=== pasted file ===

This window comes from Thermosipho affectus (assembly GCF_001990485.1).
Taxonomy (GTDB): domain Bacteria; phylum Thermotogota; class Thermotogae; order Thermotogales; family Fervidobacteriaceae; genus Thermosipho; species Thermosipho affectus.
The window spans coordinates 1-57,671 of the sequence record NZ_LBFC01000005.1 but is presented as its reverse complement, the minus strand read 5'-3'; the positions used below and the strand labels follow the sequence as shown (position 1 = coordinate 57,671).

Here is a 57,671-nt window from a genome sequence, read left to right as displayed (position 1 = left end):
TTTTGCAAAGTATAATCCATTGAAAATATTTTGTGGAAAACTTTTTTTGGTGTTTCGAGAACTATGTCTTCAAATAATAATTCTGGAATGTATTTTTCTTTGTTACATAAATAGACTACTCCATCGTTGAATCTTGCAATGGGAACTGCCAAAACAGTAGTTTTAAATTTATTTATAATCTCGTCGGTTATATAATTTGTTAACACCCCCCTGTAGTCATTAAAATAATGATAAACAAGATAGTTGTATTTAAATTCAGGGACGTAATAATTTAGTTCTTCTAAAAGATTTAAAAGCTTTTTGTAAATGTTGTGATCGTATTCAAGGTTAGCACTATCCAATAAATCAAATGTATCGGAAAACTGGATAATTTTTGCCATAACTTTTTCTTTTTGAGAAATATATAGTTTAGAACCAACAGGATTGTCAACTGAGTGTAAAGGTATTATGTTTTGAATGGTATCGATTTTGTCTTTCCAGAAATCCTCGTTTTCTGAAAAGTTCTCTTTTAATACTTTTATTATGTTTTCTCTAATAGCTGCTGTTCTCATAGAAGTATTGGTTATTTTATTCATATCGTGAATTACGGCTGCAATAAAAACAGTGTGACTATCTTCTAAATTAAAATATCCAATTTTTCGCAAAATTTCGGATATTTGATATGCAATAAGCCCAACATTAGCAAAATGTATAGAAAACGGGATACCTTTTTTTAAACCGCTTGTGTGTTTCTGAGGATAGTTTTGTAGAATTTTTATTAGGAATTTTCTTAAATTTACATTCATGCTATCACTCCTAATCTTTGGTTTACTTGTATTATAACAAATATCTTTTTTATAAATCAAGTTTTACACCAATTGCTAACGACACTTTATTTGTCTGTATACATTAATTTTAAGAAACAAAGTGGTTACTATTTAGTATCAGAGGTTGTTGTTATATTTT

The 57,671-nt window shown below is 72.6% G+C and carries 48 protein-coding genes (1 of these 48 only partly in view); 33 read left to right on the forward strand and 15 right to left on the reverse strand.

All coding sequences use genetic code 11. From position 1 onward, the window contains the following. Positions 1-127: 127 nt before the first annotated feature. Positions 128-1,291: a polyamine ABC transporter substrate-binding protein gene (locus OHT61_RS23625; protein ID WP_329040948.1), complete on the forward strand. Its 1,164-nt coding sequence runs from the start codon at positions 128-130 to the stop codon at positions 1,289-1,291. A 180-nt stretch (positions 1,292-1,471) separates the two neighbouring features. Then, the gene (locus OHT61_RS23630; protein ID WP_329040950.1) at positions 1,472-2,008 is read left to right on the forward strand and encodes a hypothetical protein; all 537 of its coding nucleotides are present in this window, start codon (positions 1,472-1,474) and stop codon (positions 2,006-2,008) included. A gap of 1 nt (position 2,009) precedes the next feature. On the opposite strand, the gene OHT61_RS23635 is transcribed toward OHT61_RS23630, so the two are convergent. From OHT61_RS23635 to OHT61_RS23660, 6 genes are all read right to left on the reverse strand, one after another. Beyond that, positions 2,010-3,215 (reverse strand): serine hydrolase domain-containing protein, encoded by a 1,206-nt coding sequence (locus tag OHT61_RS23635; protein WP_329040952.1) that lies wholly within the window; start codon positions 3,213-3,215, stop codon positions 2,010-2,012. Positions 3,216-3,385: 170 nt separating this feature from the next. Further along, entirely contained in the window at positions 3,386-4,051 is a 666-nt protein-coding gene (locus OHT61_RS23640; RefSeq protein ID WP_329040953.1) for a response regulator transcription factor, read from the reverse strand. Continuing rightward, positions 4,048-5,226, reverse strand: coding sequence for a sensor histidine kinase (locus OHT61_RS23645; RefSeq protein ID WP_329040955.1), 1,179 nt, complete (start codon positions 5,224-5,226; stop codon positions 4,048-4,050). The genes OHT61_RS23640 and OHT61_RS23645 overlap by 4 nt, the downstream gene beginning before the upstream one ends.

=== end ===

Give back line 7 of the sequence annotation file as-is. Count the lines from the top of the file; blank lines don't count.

All coding sequences use genetic code 11. From position 1 onward, the window contains the following. Positions 1-127: 127 nt before the first annotated feature. Positions 128-1,291: a polyamine ABC transporter substrate-binding protein gene (locus OHT61_RS23625; protein ID WP_329040948.1), complete on the forward strand. Its 1,164-nt coding sequence runs from the start codon at positions 128-130 to the stop codon at positions 1,289-1,291. A 180-nt stretch (positions 1,292-1,471) separates the two neighbouring features. Then, the gene (locus OHT61_RS23630; protein ID WP_329040950.1) at positions 1,472-2,008 is read left to right on the forward strand and encodes a hypothetical protein; all 537 of its coding nucleotides are present in this window, start codon (positions 1,472-1,474) and stop codon (positions 2,006-2,008) included. A gap of 1 nt (position 2,009) precedes the next feature. On the opposite strand, the gene OHT61_RS23635 is transcribed toward OHT61_RS23630, so the two are convergent. From OHT61_RS23635 to OHT61_RS23660, 6 genes are all read right to left on the reverse strand, one after another. Beyond that, positions 2,010-3,215 (reverse strand): serine hydrolase domain-containing protein, encoded by a 1,206-nt coding sequence (locus tag OHT61_RS23635; protein WP_329040952.1) that lies wholly within the window; start codon positions 3,213-3,215, stop codon positions 2,010-2,012. Positions 3,216-3,385: 170 nt separating this feature from the next. Further along, entirely contained in the window at positions 3,386-4,051 is a 666-nt protein-coding gene (locus OHT61_RS23640; RefSeq protein ID WP_329040953.1) for a response regulator transcription factor, read from the reverse strand. Continuing rightward, positions 4,048-5,226, reverse strand: coding sequence for a sensor histidine kinase (locus OHT61_RS23645; RefSeq protein ID WP_329040955.1), 1,179 nt, complete (start codon positions 5,224-5,226; stop codon positions 4,048-4,050). The genes OHT61_RS23640 and OHT61_RS23645 overlap by 4 nt, the downstream gene beginning before the upstream one ends.